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Image from page 370 of “Raleigh Christian Advocate: organ of the North Carolina Conference, M.E. Church, South” (1870)
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Identifier: raleighchrist1901meth
Title: Raleigh Christian Advocate: organ of the North Carolina Conference, M.E. Church, South
Year: 1870 (1870s)
Authors: Methodist Episcopal Church, South. North Carolina Conference
Subjects: Methodist Episcopal Church, South. North Carolina Conference Methodist Church
Publisher: Raleigh : [s.n.]
Contributing Library: Duke Divinity School Library, Duke University
Digitizing Sponsor: Institute of Museum and Library Services, under the provisions of the Library Services and Technology Act, administered by the State Library of North Carolina. Grant issued to Duke University for the Religion in North Carolina project.

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We want this ad inclosed .n writing us We are Dr. I. Sii.i:<s Daniew. Richmond, Va Write a p j.tal t, dsy For B ok Free. GOODoPOSITIONS. You may, without payiDg to the college a cent fortuition, until conrsc is completed and position secured,attend one of Draughns Practical Business Colleges,Nashville, St. Louis, AUanta, tf ontgomery, Uttle Rock,Shreveport, Fort Worth and Galveston. Send for caU-logue; H will ezpUin all. Address: Credit Depart*meat, Draughas College. at dthcr of above places. HICKS CAPUDINE CURES COLD IN HEAD. LaGRIPPE PAINS, HEAD-ACHES, NEURALGIA, FEVERISHNESS AND ACHK8ARISING FROM MALARIOUS CONDITIONS. i^No bad effects whatever. 15, 25, and 50 cents per bottl«at Dmgvtorea. ^■■■^P^pw^r^F^F^^*^—8>—^^-^–lP~^^–>y.~.^ ZACHA^Y A ZACHARY, ArtisticWood Mantels, TIlM, GcatM and Fii«place Trimmings, all ki>^Boilden Supplies. Contractors and Builders^ 106 West lUrtin [Street,RAI^EIOH, N. C:Pho]M|38a ^ , Write lor CstsW*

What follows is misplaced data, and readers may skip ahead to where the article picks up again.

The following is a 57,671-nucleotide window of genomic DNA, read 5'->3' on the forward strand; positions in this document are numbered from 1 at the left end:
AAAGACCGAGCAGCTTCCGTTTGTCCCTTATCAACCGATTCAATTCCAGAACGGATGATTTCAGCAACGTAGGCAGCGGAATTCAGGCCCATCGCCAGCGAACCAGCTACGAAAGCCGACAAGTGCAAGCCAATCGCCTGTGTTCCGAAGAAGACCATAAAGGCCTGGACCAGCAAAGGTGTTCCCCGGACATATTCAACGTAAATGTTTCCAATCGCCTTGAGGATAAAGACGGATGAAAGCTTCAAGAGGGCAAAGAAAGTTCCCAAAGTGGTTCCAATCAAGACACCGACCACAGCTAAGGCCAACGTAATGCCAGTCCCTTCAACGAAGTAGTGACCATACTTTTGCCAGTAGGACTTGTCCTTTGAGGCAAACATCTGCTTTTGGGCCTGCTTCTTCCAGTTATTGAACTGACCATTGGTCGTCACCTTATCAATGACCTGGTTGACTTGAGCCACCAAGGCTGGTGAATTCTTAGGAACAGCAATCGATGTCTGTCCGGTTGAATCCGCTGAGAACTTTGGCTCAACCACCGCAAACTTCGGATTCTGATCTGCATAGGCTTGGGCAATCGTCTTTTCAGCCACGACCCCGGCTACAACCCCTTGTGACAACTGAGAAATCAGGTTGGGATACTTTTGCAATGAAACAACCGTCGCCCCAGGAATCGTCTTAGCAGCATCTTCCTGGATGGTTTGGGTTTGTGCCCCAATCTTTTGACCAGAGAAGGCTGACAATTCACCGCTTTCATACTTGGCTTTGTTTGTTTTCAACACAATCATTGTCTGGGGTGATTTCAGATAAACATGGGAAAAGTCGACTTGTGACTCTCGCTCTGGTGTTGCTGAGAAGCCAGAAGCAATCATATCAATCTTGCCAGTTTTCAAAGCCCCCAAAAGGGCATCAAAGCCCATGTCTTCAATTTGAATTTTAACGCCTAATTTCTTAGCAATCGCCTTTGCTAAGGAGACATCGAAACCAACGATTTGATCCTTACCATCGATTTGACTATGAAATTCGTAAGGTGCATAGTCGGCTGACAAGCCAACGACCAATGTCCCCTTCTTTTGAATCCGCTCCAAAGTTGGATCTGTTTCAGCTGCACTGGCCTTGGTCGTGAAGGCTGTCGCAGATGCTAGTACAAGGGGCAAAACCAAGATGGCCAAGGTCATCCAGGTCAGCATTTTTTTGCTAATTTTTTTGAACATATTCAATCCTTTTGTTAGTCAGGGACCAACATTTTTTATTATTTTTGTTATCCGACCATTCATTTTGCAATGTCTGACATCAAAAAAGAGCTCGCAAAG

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aI V riter 100, ichineoard. |y and [o well pleasemachines. ■IGrH, iN. ( U. 1901. Bladderany per->n curedles and I wd to say^rESTIONfeved me.rid. [AFT, imijohns.Mnts and fty. er. I90I. ipany, VIINERALidity of thesatisfactory )t prepared^tioned, yet complete.le. I allow knocks ittroni aboveice. >outh.rates to all N. C. [RISTIAN am t to this lie it lru{|:isti, N C.INT.

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Image from page 27 of “The Street railway journal” (1884)
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Identifier: streetrailwayj261905newy
Title: The Street railway journal
Year: 1884 (1880s)
Authors:
Subjects: Street-railroads Electric railroads Transportation
Publisher: New York : McGraw Pub. Co.
Contributing Library: Smithsonian Libraries
Digitizing Sponsor: Smithsonian Libraries

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nd glass. The battery was installed by theElectric Storage Battery Company. At Petaluma an additional current is supplied to the railwayby the California Gas & Electric Corporation from a motor-generator set. This set consists of a 440-hp Stanley syn-chronous motor, driving a 350-kw Bullock generator at 360r.p.m. The motor connections at Petaluma are 4000 volts star,while those at Sebastopol are 2300 volts delta. The passenger service of the Petaluma & Santa Rosa Rail- 14 STREET RAILWAY JOURNAL. [Vol. XXVI. No. i. way is handled by ten 45-ft. semi-convertible cars, manufac-tured by the American Car Company, of St. Louis, and W. H.Holman & Company, of San Francisco. These cars are ableto maintain a speed of 35 m.p.h. on the level, and contain bag-gage and smoking compartments. Each is equipped with fourGeneral Electric 70-motors and two 28-A controllers. West-inghouse straight air-brakes are installed with Nichols-Lin-tern pneumatic sanding devices. Wagenhals arc headlights